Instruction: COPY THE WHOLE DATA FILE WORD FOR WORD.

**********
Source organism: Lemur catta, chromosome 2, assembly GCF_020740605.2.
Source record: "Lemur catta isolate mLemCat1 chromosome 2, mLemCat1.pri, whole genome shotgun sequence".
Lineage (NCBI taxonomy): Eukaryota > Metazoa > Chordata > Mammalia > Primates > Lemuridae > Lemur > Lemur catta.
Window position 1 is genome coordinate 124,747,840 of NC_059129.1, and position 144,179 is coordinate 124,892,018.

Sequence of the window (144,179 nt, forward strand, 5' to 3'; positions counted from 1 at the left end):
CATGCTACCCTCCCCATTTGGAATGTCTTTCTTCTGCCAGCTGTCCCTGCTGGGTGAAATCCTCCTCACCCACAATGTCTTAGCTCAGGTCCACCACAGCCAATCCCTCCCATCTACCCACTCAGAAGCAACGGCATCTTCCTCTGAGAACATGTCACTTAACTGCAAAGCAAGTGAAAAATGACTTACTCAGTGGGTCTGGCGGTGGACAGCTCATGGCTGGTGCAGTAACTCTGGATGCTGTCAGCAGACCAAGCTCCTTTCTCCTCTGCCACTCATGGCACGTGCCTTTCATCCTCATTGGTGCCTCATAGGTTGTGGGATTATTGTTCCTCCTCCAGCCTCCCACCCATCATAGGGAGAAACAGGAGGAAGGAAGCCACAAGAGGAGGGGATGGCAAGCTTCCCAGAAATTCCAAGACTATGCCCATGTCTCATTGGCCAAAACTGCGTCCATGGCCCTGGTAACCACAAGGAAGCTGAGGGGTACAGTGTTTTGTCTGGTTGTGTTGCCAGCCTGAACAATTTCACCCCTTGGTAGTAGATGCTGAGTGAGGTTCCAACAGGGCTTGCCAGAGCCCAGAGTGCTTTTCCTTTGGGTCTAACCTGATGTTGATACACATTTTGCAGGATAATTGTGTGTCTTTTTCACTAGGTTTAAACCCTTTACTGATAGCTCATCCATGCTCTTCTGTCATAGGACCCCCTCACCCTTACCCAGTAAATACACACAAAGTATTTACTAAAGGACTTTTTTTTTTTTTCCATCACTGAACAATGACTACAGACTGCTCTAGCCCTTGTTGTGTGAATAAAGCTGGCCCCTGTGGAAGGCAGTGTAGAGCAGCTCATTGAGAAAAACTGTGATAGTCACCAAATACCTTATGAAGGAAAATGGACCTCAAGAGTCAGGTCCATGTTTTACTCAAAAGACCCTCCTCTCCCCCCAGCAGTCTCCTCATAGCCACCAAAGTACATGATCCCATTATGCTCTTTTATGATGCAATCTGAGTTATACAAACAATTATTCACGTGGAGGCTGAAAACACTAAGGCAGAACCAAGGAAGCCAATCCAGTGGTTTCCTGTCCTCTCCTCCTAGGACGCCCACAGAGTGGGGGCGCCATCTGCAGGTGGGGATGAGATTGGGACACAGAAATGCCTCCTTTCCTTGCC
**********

Source organism: Lemur catta, chromosome 2, assembly GCF_020740605.2.
Source record: "Lemur catta isolate mLemCat1 chromosome 2, mLemCat1.pri, whole genome shotgun sequence".
Lineage (NCBI taxonomy): Eukaryota > Metazoa > Chordata > Mammalia > Primates > Lemuridae > Lemur > Lemur catta.
Window position 1 is genome coordinate 124,747,840 of NC_059129.1, and position 144,179 is coordinate 124,892,018.

Sequence of the window (144,179 nt, forward strand, 5' to 3'; positions counted from 1 at the left end):
CATGCTACCCTCCCCATTTGGAATGTCTTTCTTCTGCCAGCTGTCCCTGCTGGGTGAAATCCTCCTCACCCACAATGTCTTAGCTCAGGTCCACCACAGCCAATCCCTCCCATCTACCCACTCAGAAGCAACGGCATCTTCCTCTGAGAACATGTCACTTAACTGCAAAGCAAGTGAAAAATGACTTACTCAGTGGGTCTGGCGGTGGACAGCTCATGGCTGGTGCAGTAACTCTGGATGCTGTCAGCAGACCAAGCTCCTTTCTCCTCTGCCACTCATGGCACGTGCCTTTCATCCTCATTGGTGCCTCATAGGTTGTGGGATTATTGTTCCTCCTCCAGCCTCCCACCCATCATAGGGAGAAACAGGAGGAAGGAAGCCACAAGAGGAGGGGATGGCAAGCTTCCCAGAAATTCCAAGACTATGCCCATGTCTCATTGGCCAAAACTGCGTCCATGGCCCTGGTAACCACAAGGAAGCTGAGGGGTACAGTGTTTTGTCTGGTTGTGTTGCCAGCCTGAACAATTTCACCCCTTGGTAGTAGATGCTGAGTGAGGTTCCAACAGGGCTTGCCAGAGCCCAGAGTGCTTTTCCTTTGGGTCTAACCTGATGTTGATACACATTTTGCAGGATAATTGTGTGTCTTTTTCACTAGGTTTAAACCCTTTACTGATAGCTCATCCATGCTCTTCTGTCATAGGACCCCCTCACCCTTACCCAGTAAATACACACAAAGTATTTACTAAAGGACTTTTTTTTTTTTTCCATCACTGAACAATGACTACAGACTGCTCTAGCCCTTGTTGTGTGAATAAAGCTGGCCCCTGTGGAAGGCAGTGTAGAGCAGCTCATTGAGAAAAACTGTGATAGTCACCAAATACCTTATGAAGGAAAATGGACCTCAAGAGTCAGGTCCATGTTTTACTCAAAAGACCCTCCTCTCCCCCCAGCAGTCTCCTCATAGCCACCAAAGTACATGATCCCATTATGCTCTTTTATGATGCAATCTGAGTTATACAAACAATTATTCACGTGGAGGCTGAAAACACTAAGGCAGAACCAAGGAAGCCAATCCAGTGGTTTCCTGTCCTCTCCTCCTAGGACGCCCACAGAGTGGGGGCGCCATCTGCAGGTGGGGATGAGATTGGGACACAGAAATGCCTCCTTTCCTTGCC